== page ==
They called him the man on fire, and though he had strong shoulders and a warm face, I did not love him. Not in the way I was supposed to, at least.
On our wedding day, as he slipped a simple gold band around a very particular left finger, he told me I am yours and you are mine and gods and mortals will all look down on us burning with the envy of a thousand suns and we will shine. And in that moment it was true. I was his, and he was mine. But all I could think about was the sad smile on his brother’s face as he held the empty ring box at his side. He cried a single tear and all the wedding guests in their chiffon and silver would go home to their families and say, boy, that brother, was he ever the one who loved the man on fire, even more than the woman who became his wife that day, the one who was given to him by the gods. And they would be wrong, of course. That tear was for me, as I could no longer be his in the way that I was now his brother’s. But I couldn’t cry. I was made lively, and beautiful, and charming, and deceitful, but no god or goddess thought to give me the ability to cry, not even a single tear, not even on my wedding day.
I’ve always found weddings to be sordid occasions. People who you don’t know well enough get drunk on rose wine and celebrate your union with another being for a lifetime, not considering for a moment that a life is really an awfully long time, especially if you have just begun living yours, as I had, and then assuming all the while that you are sure and steady like a compass guiding a sailboat, and then forgetting the occasion they are celebrating in the first place and instead reminiscing on their own wedding nights, and how their life maybe didn’t turn out the way they thought it would when they were the ones serving, not being served, the rose wine. So imagine that is you, and you have champagne bubbles rising from your belly out the top of your head, and you would let yourself float away if it wasn’t for the fire man holding you down with a matching ring on his very particular left finger, and his brother, the one with the sad face and the single tear, sitting in a corner off to the side, and the hundreds of guests giving you gifts you will never use.
This is why I don’t like to remember the night of wedding. In fact, I don’t have much in the way of memories at all, which I think might be all as well considering they only serve to take up space in your head and make you feel emotions conveniently at the wrong times. But I do remember that on that same night, the night I said yes to the fire man and wore his gold ring, my father came to me with a gift. Being who he was, he could not appear to me in front of all the guests the same way he had appeared to me when I was created, the day he said, Pandora I am your father and you shall descend to the earth and marry the man who has given fire to the mortals. I thought it was awfully thoughtful of him to come to the wedding at all, and he wore a graying beard and matching green eyes, and he took me to the rooftop of the building on which I was wed and handed me a simple wooden box. Then he revealed a small golden key and placed it in my left hand and it sparkled like the ring on my very particular left finger, and he said to me, my daughter, now you and only you have the key to that box but you are never to open it, and though I admit I found it strange that my father would give me such a simple gift, all I could say was, okay.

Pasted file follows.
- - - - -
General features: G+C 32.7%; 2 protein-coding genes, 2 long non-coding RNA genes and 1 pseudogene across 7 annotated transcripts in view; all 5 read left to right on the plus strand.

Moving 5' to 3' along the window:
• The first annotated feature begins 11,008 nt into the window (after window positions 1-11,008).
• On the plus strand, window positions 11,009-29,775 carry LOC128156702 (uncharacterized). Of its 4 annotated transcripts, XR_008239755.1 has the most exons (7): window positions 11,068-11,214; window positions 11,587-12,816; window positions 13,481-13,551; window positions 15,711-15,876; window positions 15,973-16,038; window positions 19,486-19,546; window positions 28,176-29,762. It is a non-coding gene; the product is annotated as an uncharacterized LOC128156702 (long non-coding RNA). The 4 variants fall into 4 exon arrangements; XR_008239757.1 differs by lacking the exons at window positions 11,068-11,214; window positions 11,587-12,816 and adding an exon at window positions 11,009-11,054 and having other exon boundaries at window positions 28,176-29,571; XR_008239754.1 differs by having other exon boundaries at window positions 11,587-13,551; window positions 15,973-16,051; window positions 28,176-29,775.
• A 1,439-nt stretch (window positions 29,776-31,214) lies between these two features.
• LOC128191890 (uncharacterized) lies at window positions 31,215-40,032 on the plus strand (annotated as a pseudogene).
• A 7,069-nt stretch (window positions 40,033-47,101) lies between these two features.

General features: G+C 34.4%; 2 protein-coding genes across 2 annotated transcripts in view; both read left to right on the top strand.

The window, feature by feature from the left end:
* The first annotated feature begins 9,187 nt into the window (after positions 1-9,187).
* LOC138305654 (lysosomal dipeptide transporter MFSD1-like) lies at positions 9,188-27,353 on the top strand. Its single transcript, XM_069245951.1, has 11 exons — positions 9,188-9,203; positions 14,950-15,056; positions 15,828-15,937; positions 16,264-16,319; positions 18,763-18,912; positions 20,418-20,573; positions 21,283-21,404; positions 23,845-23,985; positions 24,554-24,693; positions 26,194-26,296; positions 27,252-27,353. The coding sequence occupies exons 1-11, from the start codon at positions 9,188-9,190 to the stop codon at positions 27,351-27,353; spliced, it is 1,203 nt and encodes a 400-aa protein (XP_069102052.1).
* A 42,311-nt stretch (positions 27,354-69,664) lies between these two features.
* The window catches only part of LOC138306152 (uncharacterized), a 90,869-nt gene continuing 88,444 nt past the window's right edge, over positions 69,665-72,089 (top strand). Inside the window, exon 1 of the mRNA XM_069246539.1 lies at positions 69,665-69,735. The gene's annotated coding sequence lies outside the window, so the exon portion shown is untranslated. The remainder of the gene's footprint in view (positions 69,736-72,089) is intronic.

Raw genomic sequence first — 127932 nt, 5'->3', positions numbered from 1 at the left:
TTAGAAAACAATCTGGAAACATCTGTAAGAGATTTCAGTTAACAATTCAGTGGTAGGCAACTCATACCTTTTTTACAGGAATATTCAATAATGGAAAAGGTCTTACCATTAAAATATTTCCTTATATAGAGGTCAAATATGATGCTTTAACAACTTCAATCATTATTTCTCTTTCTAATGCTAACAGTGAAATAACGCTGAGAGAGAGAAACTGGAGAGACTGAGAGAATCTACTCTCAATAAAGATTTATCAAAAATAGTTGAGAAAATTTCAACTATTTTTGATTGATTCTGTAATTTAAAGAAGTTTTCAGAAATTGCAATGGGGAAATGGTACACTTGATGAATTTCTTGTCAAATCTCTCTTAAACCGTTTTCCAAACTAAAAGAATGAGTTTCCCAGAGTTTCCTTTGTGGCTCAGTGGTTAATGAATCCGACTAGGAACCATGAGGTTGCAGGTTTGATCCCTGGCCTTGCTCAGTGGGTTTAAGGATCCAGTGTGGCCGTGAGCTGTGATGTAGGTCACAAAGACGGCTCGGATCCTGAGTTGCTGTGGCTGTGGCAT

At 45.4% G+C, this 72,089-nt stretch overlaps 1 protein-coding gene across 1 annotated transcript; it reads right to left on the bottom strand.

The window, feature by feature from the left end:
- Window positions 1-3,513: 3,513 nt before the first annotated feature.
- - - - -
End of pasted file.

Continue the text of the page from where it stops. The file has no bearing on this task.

It was dizzying, to be up so high, weighing the box, talking to my father, holding the key, and looking down at my own wedding, the people sprinkled on the pavement below like powdered sugar.
When I descended I returned to my new husband’s side, and I tried not to think of his brother, the one who didn’t know that while the fire man was wearing the golden ring that matched mine, I wanted so badly for it to be him who was wearing it instead.
What is in the box, my husband asked me, and then I told him it was gift from my father whom he did not know and only knew of, and he gave me a dry kiss on my forehead and he placed the box on the table with all the other boxes in periwinkle wrapping paper and satin bows, and though I still had the key, my father’s box was forgotten.
There are two types of people in the world; those who leap for change as if it is a thin sheet of glass that will shatter and break only to reveal a whole new world carrying with it the possibility of it being better than the one in which they are currently living, and then there are those who learn the rules of their world and do not wish to disturb any part of that perfectly balanced order even if it is not the perfect world they once wished it to be, and so they recoil from change like it is wine turned to vinegar under a soaking sun. My whole life, I have been the second kind of person, the one who does not enter through the door that says do not enter only because that is precisely what it says. I have been auburn curls and unopened boxes and running away from change.
And my world was a happy one. It was perfect, in fact, for bad things did not exist in it, could not exist in it, as the gods had made it so, and my fire man would always be there to return fire to the mortals if, by chance, something bad did happen. And as I passed the days, which soon became years, practicing and getting better at bearing the weight of that gold band on my very particular left finger, I learned that love is an impulse, like running out in the rain or jumping into a river, so if I wanted to love my husband and not his brother it would only be a matter of applying the same impulses onto him as that man did for me, the one who sat in the corner crying a single tear at not even at his own wedding. I wore only white to match my skin, and blue for my eyes, and I learned to bake peach pies and my husband would tell me that I was the most simple and perfect thing the gods could have ever given to him, and though he gave all the mortals fire, he wanted to give me the world.